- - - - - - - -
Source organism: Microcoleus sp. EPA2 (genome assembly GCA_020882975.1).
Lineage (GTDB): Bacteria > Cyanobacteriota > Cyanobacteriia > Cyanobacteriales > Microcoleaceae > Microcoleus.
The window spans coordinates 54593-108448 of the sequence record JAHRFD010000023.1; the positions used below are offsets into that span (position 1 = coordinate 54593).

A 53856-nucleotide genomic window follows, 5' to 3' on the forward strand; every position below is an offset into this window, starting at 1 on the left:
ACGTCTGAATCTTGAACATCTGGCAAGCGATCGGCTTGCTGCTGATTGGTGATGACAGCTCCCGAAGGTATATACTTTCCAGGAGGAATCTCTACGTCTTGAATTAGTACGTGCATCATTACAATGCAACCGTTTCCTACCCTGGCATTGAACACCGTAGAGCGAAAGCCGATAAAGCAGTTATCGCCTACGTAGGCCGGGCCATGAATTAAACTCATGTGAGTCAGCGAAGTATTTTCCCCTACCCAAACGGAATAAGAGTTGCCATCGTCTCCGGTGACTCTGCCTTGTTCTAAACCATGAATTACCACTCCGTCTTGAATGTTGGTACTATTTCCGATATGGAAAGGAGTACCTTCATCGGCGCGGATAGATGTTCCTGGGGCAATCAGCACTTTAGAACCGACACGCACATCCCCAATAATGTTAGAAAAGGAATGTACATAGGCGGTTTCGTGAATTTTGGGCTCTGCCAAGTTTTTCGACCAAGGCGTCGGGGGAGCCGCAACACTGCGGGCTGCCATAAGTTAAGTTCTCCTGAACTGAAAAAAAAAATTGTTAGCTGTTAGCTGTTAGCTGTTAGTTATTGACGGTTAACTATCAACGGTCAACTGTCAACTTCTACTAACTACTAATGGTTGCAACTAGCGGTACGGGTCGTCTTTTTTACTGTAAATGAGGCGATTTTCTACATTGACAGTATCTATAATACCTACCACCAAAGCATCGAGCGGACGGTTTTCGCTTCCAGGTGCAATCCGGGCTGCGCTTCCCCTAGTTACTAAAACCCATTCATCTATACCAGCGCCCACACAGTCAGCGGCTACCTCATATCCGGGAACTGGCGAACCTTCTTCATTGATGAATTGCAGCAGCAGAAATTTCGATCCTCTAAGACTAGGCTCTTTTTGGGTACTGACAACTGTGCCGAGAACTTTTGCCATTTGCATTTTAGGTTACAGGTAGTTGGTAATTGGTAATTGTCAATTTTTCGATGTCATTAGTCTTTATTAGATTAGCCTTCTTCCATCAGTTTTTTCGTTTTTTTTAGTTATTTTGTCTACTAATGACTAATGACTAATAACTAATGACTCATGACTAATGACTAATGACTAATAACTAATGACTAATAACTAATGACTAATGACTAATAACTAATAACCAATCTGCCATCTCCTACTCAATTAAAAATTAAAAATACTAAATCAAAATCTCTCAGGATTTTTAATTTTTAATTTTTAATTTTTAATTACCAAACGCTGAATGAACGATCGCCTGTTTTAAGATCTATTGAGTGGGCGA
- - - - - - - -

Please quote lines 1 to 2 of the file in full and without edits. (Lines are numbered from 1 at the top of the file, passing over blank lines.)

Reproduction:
Source organism: Microcoleus sp. EPA2 (genome assembly GCA_020882975.1).
Lineage (GTDB): Bacteria > Cyanobacteriota > Cyanobacteriia > Cyanobacteriales > Microcoleaceae > Microcoleus.